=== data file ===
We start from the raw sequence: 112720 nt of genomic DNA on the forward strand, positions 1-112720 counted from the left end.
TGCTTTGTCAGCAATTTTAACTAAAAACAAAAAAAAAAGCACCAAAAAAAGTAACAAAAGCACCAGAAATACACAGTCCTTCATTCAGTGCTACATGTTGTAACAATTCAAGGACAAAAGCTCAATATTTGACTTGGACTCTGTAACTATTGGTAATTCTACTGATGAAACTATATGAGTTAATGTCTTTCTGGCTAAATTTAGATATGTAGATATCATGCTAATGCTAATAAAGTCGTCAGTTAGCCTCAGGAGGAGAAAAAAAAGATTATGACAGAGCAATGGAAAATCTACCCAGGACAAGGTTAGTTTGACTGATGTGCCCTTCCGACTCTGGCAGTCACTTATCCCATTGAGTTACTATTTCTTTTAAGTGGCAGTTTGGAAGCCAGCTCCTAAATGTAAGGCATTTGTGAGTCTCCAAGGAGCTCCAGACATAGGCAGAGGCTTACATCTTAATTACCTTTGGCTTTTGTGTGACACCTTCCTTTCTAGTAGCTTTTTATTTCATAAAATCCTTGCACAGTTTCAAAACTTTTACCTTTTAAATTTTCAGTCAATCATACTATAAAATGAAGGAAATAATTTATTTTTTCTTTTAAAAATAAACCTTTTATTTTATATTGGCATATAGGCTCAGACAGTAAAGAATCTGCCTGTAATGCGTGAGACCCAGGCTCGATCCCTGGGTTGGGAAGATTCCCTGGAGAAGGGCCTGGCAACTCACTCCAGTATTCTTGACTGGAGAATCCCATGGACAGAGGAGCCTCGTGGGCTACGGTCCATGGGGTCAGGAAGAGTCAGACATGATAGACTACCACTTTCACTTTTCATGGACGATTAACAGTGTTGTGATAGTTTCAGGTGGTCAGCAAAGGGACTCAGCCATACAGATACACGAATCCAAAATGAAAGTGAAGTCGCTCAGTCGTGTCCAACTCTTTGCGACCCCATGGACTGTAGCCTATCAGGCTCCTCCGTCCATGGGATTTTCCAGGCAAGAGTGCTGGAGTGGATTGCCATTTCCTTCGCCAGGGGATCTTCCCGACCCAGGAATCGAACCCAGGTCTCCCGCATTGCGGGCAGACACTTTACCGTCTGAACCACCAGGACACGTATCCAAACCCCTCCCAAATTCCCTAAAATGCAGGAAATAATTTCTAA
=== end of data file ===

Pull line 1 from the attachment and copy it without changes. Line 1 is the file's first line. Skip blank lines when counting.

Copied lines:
We start from the raw sequence: 112720 nt of genomic DNA on the forward strand, positions 1-112720 counted from the left end.